Justine spent all her money on a daily crack addiction. She rarely ate or slept. After relapsing following multiple stays in a treatment centre, she became homeless and lived on the streets.
Before they passed away, her mom and dad would bail her out. The family she had left, however, were unwilling to support her while she used drugs.
Cold and hungry, Justine showed up at the doors of Samaritan House at 5 a.m. on Christmas Day.
“I don’t even think I had a bra and underwear. It was that bad when I got there,” Justine says.
Samaritan House staff provided Justine with clean clothes, including slippers and pyjamas—luxuries she wasn’t used to. Along with the other clients, she received presents. The day culminated with Christmas dinner.
“I’ll never forget that Christmas,” she says.
Shortly after, she left so she could keep using drugs. After living rough on the streets for a while longer, she came back to Samaritan House where the staff welcomed her without judgement.
She stayed sober for three or four days, but, once welfare day arrived, she took off again.
“I went out and used for a couple of days, and then I woke up in the morning and I remember going, ‘What am I doing?’”
“I remember going back to Samaritan House and feeling so ashamed and going into the office and crying my eyes out. I remember being supported. They said, ‘you can come back.’”
This time, Justine stayed at Samaritan House for over a month. Eight years later, she is still sober.
The structure at Samaritan House was an essential part of her early recovery.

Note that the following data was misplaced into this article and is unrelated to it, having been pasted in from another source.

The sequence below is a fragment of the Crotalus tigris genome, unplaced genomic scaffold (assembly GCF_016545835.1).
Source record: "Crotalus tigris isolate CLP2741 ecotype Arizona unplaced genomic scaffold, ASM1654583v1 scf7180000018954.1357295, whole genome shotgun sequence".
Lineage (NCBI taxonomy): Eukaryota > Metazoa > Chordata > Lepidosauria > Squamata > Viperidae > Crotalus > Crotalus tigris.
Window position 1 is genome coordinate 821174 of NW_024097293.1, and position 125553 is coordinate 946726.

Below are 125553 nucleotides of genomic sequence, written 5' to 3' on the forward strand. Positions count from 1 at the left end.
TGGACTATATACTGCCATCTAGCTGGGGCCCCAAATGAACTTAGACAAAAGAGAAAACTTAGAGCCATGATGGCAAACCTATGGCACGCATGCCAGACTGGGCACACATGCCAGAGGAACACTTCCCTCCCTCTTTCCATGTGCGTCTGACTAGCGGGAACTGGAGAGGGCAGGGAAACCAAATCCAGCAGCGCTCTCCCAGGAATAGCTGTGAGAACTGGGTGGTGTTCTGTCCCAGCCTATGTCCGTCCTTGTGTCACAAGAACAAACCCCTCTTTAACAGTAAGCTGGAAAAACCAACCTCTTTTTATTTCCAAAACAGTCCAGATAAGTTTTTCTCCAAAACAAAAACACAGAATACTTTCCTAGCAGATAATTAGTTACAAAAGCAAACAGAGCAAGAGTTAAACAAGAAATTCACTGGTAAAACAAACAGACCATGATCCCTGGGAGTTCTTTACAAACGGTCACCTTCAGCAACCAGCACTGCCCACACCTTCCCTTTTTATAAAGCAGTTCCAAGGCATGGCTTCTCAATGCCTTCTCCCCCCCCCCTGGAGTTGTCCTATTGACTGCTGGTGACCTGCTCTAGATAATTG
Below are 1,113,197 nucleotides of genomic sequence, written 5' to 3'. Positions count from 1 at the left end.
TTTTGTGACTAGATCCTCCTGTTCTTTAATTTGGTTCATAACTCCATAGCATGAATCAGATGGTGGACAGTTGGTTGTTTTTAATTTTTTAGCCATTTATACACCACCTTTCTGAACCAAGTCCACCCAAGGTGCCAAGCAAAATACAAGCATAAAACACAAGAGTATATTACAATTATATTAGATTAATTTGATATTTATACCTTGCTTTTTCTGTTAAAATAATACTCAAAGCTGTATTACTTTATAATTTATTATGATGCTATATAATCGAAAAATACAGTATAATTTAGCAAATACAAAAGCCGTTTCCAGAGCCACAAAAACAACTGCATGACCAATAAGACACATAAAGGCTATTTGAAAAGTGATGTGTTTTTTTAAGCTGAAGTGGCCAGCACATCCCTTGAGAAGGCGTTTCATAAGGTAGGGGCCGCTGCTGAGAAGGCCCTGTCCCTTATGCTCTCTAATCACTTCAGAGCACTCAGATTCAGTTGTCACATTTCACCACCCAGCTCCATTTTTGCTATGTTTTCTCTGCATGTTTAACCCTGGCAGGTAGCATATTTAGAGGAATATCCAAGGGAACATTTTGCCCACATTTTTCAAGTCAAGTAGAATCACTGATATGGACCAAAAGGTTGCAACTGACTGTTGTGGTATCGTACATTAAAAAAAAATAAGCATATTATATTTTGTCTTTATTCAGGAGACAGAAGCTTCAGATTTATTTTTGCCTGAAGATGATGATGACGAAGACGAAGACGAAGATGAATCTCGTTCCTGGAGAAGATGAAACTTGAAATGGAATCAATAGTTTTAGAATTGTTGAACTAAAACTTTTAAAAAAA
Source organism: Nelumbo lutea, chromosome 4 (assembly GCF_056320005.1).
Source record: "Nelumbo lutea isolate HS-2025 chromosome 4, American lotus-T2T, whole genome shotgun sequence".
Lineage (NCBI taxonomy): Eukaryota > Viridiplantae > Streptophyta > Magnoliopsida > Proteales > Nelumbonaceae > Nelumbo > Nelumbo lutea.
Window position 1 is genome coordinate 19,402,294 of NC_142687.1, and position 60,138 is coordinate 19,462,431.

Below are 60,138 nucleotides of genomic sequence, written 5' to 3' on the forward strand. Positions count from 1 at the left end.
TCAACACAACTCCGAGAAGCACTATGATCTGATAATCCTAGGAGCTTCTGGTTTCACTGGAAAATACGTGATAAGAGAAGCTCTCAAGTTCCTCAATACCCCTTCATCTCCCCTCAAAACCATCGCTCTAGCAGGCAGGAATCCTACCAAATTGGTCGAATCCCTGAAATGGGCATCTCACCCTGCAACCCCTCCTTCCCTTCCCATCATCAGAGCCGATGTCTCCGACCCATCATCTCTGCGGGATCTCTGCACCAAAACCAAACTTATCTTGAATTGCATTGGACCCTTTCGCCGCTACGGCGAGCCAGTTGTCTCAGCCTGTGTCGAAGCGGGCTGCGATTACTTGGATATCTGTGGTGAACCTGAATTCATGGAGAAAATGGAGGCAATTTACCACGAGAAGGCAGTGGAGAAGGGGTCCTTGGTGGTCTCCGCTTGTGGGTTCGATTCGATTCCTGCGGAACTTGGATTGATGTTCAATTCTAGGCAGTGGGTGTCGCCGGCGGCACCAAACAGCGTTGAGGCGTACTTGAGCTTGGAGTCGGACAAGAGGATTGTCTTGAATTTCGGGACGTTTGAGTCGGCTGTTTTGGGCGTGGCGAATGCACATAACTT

“The fact you had to get up in the morning and be in at a certain time and had three meals a day at specific times and had people around to be accountable to was absolutely, without a question of a doubt, the reason I stayed sober.”
She says staff also played a significant role. One staff member made her Mr. Noodles every night.
“It was probably no big deal to her, but it was to me because I built a relationship with her.”
Another staff member brushed her matted hair.
“She sat for like an hour and a half and brushed out my hair for me. And that was pretty amazing because it made me feel like a human being again.”
When Justine and another client found a place to rent, staff members provided them with some small household items, including a coffee maker and a Tang juice jug Justine still uses today.
After leaving Samaritan House and moving into her new home, Justine attended twelve-step meetings again. Meetings remain crucial to her recovery.
“I have to continue to go to my meetings. I have to have a sponsor. I have weekly communication with that sponsor. I have a sponsee. I have a circle of people who I can trust and who can support me.”
Justine went back to school and earned an accounting certificate. She did her practicum in the accounting department at the same treatment centre she went to as a patient.
She says working at the treatment centre was “intimidating” and “emotional” at first, but then she realised her past experiences could be beneficial in her new job environment.
“Even though my experience in addiction was awful, [the treatment centre] was a place where I could take my experience and use it in a positive way.”
Justine still works at the treatment centre, although, in a much-expanded role. She’s done everything from patient admissions, to working as a support staff member, to operating aftercare groups for patients who have completed treatment but need ongoing support.
She says the most rewarding part of her job is “seeing people who look physically and emotionally drained and seeing them get a sparkle in their eye again.”
Justine also lives in the same home she moved into after Samaritan House.
“I treasure my home and the stuff I have in it. I remember what it was like to be homeless and starving.”
Justine had never thought she would become homeless. When she first went to Samaritan House, the fact she previously attended a private, expensive treatment centre gave her a sense of superiority. Today, she is humble.
“I feel like a kindred spirit to folks who are homeless downtown, rather than being judgmental of them,” she says.
“I have a lot of gratitude for the amazing life that I have today, and a lot of empathy for someone who isn’t as fortunate as I have become.”
*Justine is a pseudonym.